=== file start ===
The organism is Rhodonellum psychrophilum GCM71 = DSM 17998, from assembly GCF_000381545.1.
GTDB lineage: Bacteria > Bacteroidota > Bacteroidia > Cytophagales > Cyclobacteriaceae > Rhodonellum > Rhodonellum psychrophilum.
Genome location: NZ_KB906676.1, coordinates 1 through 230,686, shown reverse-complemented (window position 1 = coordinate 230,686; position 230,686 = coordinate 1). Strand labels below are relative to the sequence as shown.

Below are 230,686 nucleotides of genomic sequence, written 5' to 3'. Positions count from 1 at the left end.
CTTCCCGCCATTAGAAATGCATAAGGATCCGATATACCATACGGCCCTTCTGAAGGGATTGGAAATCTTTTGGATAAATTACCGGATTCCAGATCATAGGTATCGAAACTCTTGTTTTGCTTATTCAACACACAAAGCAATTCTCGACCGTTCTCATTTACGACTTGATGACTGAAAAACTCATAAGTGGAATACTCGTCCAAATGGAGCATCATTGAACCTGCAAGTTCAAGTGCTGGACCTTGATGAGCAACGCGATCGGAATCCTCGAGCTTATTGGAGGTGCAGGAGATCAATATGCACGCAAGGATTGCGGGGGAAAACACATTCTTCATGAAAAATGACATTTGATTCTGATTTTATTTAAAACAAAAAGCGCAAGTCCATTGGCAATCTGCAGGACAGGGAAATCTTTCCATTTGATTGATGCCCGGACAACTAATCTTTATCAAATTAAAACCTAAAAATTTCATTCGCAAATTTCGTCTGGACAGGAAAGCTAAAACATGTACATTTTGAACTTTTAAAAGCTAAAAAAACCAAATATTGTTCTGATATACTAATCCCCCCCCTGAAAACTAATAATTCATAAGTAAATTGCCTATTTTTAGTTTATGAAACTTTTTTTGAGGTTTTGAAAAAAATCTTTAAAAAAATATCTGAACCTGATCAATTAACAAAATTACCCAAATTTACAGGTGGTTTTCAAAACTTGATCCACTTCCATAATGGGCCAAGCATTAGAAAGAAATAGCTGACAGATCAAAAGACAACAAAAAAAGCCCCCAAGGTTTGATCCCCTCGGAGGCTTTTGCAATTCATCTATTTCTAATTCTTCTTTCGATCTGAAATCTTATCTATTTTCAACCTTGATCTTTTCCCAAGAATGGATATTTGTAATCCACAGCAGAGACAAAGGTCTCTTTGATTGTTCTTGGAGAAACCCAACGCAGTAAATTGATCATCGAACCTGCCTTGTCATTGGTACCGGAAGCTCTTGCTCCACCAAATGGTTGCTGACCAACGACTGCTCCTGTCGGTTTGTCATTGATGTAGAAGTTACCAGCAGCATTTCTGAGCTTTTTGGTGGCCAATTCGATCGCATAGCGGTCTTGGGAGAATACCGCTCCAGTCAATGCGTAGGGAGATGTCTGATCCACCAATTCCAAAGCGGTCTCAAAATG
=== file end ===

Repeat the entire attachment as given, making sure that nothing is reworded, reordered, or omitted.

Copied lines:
The organism is Rhodonellum psychrophilum GCM71 = DSM 17998, from assembly GCF_000381545.1.
GTDB lineage: Bacteria > Bacteroidota > Bacteroidia > Cytophagales > Cyclobacteriaceae > Rhodonellum > Rhodonellum psychrophilum.
Genome location: NZ_KB906676.1, coordinates 1 through 230,686, shown reverse-complemented (window position 1 = coordinate 230,686; position 230,686 = coordinate 1). Strand labels below are relative to the sequence as shown.

Below are 230,686 nucleotides of genomic sequence, written 5' to 3'. Positions count from 1 at the left end.
CTTCCCGCCATTAGAAATGCATAAGGATCCGATATACCATACGGCCCTTCTGAAGGGATTGGAAATCTTTTGGATAAATTACCGGATTCCAGATCATAGGTATCGAAACTCTTGTTTTGCTTATTCAACACACAAAGCAATTCTCGACCGTTCTCATTTACGACTTGATGACTGAAAAACTCATAAGTGGAATACTCGTCCAAATGGAGCATCATTGAACCTGCAAGTTCAAGTGCTGGACCTTGATGAGCAACGCGATCGGAATCCTCGAGCTTATTGGAGGTGCAGGAGATCAATATGCACGCAAGGATTGCGGGGGAAAACACATTCTTCATGAAAAATGACATTTGATTCTGATTTTATTTAAAACAAAAAGCGCAAGTCCATTGGCAATCTGCAGGACAGGGAAATCTTTCCATTTGATTGATGCCCGGACAACTAATCTTTATCAAATTAAAACCTAAAAATTTCATTCGCAAATTTCGTCTGGACAGGAAAGCTAAAACATGTACATTTTGAACTTTTAAAAGCTAAAAAAACCAAATATTGTTCTGATATACTAATCCCCCCCCTGAAAACTAATAATTCATAAGTAAATTGCCTATTTTTAGTTTATGAAACTTTTTTTGAGGTTTTGAAAAAAATCTTTAAAAAAATATCTGAACCTGATCAATTAACAAAATTACCCAAATTTACAGGTGGTTTTCAAAACTTGATCCACTTCCATAATGGGCCAAGCATTAGAAAGAAATAGCTGACAGATCAAAAGACAACAAAAAAAGCCCCCAAGGTTTGATCCCCTCGGAGGCTTTTGCAATTCATCTATTTCTAATTCTTCTTTCGATCTGAAATCTTATCTATTTTCAACCTTGATCTTTTCCCAAGAATGGATATTTGTAATCCACAGCAGAGACAAAGGTCTCTTTGATTGTTCTTGGAGAAACCCAACGCAGTAAATTGATCATCGAACCTGCCTTGTCATTGGTACCGGAAGCTCTTGCTCCACCAAATGGTTGCTGACCAACGACTGCTCCTGTCGGTTTGTCATTGATGTAGAAGTTACCAGCAGCATTTCTGAGCTTTTTGGTGGCCAATTCGATCGCATAGCGGTCTTGGGAGAATACCGCTCCAGTCAATGCGTAGGGAGATGTCTGATCCACCAATTCCAAAGCGGTCTCAAAATG